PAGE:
For some reason, I often have opportunities to get into discussions with people about the church’s responsibility to show love to others. Sometimes these discussions begin with words like ‘mercy ministry’ or ‘social action’, but in the end, for me, they are really always discussions about what it means to really love one’s neighbor.
I find very often that one of the most common arguments people make is that the church doesn’t have a responsibility to show love to the non-Christian poor.
They say it a bit differently than that, but at it’s essence, that’s their argument:
“Yes, the church has a responsibility to its own. But nowhere does the Bible command us to care for non-Christian poor.”
“We mustn’t challenge the church regarding its responsibility to show love to the non-Christian poor, because it doesn’t have one.”
“We should preach the gospel to non-Christians, but beyond that, it is automatically a distraction from the church’s mission to express the love of Christ in practical ways to people if they are not part of the church.”
Now honestly, at this point, when people say things like that, I usually become very discouraged and have a hard time imagining that we will get anywhere in our discussion. Love should compel me forward, but I sometimes have a difficult time even knowing where to begin because this way of speaking seems so foreign to the entire New Testament.
Obviously, there is a unique kind of love that believers should have for their brothers and sisters in Christ. We can absolutely agree on that. And the best kind of love we should show to anyone is for their eternal good. We are on the same page there. It’s not loving for the church to be distracted from showing the best love to people it can. Got it. But that doesn’t mean we as believers don’t have a responsibility to love unbelievers in practical ways as well. And if we as individual believers have this responsibility, doesn’t the church then have a responsibility to help believers learn how to do so in a way that honors God? That doesn’t mean that churches have to start soup kitchens or even that is the best way to love the unbelieving poor. (I have had several conversations with people who have come to our church who have actually thanked us for not giving them things the first time we meet them. Funny, huh? Yesterday in fact I was talking someone who had formerly been homeless and he told me that one of our members had cared for him and invited him to church, but as he did so, he said I can’t promise that you will get a job or that we will be able to find housing for you, but we do want to show the love of Christ as best as we are able and we want to help you come to know and love the truth. Or at least that was the heart of the conversation and this man who has been coming to our church for a while now, he said, that was so refreshing for him. It seems that sometimes people feel like churches are trying to manipulate them into coming by giving ‘gifts.’)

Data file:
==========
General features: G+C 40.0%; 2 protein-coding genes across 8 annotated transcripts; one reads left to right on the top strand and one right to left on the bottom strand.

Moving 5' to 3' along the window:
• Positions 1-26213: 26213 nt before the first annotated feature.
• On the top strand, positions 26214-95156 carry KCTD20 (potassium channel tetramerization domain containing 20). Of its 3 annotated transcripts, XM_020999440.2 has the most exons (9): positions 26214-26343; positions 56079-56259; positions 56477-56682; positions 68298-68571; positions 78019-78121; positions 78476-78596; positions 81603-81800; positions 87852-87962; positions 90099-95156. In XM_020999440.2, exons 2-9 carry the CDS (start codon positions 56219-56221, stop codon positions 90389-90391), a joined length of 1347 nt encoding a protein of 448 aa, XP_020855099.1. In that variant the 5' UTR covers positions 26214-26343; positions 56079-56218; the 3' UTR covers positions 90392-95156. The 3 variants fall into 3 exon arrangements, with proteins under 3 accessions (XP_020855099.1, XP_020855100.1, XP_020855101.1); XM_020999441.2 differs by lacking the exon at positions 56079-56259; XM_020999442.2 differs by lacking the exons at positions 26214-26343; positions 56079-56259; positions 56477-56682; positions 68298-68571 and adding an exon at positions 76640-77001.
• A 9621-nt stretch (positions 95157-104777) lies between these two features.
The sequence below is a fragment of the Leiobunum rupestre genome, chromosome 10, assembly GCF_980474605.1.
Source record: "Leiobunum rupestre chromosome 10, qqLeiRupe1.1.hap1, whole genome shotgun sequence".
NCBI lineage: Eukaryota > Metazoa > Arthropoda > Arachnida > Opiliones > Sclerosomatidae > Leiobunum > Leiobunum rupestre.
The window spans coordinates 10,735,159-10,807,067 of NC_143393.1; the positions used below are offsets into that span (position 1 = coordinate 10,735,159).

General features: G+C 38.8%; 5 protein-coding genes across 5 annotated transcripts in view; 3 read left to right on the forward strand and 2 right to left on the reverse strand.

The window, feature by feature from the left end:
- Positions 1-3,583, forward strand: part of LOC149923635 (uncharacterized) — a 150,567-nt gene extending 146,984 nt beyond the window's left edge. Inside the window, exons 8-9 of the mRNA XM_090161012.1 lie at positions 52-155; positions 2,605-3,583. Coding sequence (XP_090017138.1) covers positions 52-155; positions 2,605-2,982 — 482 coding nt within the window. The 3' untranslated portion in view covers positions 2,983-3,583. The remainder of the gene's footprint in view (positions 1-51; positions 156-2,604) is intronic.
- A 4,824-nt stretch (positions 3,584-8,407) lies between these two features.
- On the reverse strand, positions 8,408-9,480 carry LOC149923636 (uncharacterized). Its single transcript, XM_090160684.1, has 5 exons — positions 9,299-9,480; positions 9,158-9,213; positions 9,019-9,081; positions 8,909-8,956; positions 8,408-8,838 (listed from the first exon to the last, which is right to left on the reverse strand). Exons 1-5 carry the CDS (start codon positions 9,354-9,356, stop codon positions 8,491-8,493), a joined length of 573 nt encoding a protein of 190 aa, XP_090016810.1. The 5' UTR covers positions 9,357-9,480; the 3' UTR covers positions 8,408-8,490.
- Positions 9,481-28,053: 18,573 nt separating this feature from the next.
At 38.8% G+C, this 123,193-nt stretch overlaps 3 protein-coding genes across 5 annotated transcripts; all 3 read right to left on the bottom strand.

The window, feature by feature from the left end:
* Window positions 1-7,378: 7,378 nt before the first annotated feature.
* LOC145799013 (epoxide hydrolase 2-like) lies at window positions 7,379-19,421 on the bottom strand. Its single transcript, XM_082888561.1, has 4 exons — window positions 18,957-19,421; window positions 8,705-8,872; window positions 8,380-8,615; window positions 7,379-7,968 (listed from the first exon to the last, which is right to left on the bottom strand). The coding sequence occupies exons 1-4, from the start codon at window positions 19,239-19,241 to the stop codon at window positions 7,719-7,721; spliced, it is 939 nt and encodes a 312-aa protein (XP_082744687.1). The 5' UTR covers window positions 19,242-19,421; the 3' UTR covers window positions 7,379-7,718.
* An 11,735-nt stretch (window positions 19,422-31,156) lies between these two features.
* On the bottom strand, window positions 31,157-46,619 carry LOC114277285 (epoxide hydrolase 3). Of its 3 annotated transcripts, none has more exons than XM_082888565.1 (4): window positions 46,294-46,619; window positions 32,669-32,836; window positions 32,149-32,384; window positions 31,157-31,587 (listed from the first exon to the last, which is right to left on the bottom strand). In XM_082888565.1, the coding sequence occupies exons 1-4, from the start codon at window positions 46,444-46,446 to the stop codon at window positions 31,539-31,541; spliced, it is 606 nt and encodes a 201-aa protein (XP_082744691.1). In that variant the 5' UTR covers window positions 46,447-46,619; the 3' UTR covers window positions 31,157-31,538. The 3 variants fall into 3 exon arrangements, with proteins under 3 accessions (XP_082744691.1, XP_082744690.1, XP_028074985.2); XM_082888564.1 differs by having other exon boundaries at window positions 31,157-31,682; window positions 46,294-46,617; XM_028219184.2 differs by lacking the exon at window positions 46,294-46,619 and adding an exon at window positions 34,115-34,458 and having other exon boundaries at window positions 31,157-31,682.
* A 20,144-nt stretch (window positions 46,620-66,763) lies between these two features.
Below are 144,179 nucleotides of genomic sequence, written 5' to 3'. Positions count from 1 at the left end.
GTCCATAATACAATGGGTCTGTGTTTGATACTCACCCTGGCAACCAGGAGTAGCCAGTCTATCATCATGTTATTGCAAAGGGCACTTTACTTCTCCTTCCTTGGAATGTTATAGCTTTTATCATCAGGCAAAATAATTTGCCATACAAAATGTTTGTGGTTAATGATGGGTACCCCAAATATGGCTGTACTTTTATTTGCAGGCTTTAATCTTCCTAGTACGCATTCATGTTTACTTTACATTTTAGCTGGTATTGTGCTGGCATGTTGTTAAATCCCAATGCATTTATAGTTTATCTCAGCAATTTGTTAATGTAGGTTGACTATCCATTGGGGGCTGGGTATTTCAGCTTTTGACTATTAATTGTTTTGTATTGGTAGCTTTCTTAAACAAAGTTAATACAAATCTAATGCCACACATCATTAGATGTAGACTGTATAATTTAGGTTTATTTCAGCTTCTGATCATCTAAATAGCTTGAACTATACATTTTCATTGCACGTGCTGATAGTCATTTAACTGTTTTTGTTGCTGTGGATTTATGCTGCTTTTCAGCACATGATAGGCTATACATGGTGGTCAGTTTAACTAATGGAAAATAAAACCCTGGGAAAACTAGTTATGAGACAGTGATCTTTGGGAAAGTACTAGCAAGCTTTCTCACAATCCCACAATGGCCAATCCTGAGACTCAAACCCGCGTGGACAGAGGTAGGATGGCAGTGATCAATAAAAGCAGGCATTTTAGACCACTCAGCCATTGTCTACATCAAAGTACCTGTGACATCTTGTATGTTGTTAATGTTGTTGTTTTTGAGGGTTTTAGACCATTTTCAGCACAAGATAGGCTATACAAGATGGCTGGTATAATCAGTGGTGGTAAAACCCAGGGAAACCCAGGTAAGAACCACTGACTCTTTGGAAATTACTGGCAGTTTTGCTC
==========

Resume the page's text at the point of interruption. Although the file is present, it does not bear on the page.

I actually think this is a better way to frame the discussion. How can we love those in need best? Not, oh, but we don’t have any responsibility to those in need like that. I was reminded of our responsibility reading Leon Morris’ wonderful book on love. I will try to include some quotes from him in the days ahead, but for now, consider his comments on 1 John 3:17.
“That believers are to love the world of sinners is also evident in John’s view of the importance of helping those in want: ‘Whoever has this world’s good and sees his brother having need and shuts up his compassion from him, how does the love of God dwell in him?’ (1 John 3:17). The writer adds, ‘Little children, let us not love in word nor in tongue, but in deed and in truth.’ (v.18) This cannot refer only to believers. It is of course true that we cannot see God’s love in someone who refuses to help a fellow Christian in need. But it is also hard to see God’s love in someone who refuses to help a fellowman in need. If a man ‘shuts up his compassion’ from a needy non-Christian, how does God’s love dwell in him.”
What I wonder is, if that’s true of us as individuals, why wouldn’t that also be true of us as a church? Why couldn’t we say, if a church shuts up her compassion from needy non-Christians, how does God’s love dwell in them?